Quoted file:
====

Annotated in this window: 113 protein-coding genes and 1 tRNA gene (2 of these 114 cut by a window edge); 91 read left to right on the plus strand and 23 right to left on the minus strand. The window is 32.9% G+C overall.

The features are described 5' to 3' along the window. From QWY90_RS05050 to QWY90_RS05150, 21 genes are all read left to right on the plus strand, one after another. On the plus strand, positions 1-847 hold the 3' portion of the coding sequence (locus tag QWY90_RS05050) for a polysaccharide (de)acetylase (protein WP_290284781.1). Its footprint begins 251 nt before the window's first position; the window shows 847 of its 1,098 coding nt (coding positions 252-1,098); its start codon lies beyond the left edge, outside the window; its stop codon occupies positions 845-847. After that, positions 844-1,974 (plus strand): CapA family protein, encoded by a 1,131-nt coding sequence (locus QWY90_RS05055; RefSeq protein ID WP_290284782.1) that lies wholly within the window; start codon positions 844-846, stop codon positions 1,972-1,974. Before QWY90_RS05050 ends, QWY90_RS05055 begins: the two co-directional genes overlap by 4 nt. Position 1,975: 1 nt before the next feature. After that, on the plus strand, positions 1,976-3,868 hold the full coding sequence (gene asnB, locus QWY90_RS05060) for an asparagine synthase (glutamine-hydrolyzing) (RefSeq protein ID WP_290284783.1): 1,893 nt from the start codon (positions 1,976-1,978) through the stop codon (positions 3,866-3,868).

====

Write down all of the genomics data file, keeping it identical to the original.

Annotated in this window: 113 protein-coding genes and 1 tRNA gene (2 of these 114 cut by a window edge); 91 read left to right on the plus strand and 23 right to left on the minus strand. The window is 32.9% G+C overall.

The features are described 5' to 3' along the window. From QWY90_RS05050 to QWY90_RS05150, 21 genes are all read left to right on the plus strand, one after another. On the plus strand, positions 1-847 hold the 3' portion of the coding sequence (locus tag QWY90_RS05050) for a polysaccharide (de)acetylase (protein WP_290284781.1). Its footprint begins 251 nt before the window's first position; the window shows 847 of its 1,098 coding nt (coding positions 252-1,098); its start codon lies beyond the left edge, outside the window; its stop codon occupies positions 845-847. After that, positions 844-1,974 (plus strand): CapA family protein, encoded by a 1,131-nt coding sequence (locus QWY90_RS05055; RefSeq protein ID WP_290284782.1) that lies wholly within the window; start codon positions 844-846, stop codon positions 1,972-1,974. Before QWY90_RS05050 ends, QWY90_RS05055 begins: the two co-directional genes overlap by 4 nt. Position 1,975: 1 nt before the next feature. After that, on the plus strand, positions 1,976-3,868 hold the full coding sequence (gene asnB, locus QWY90_RS05060) for an asparagine synthase (glutamine-hydrolyzing) (RefSeq protein ID WP_290284783.1): 1,893 nt from the start codon (positions 1,976-1,978) through the stop codon (positions 3,866-3,868).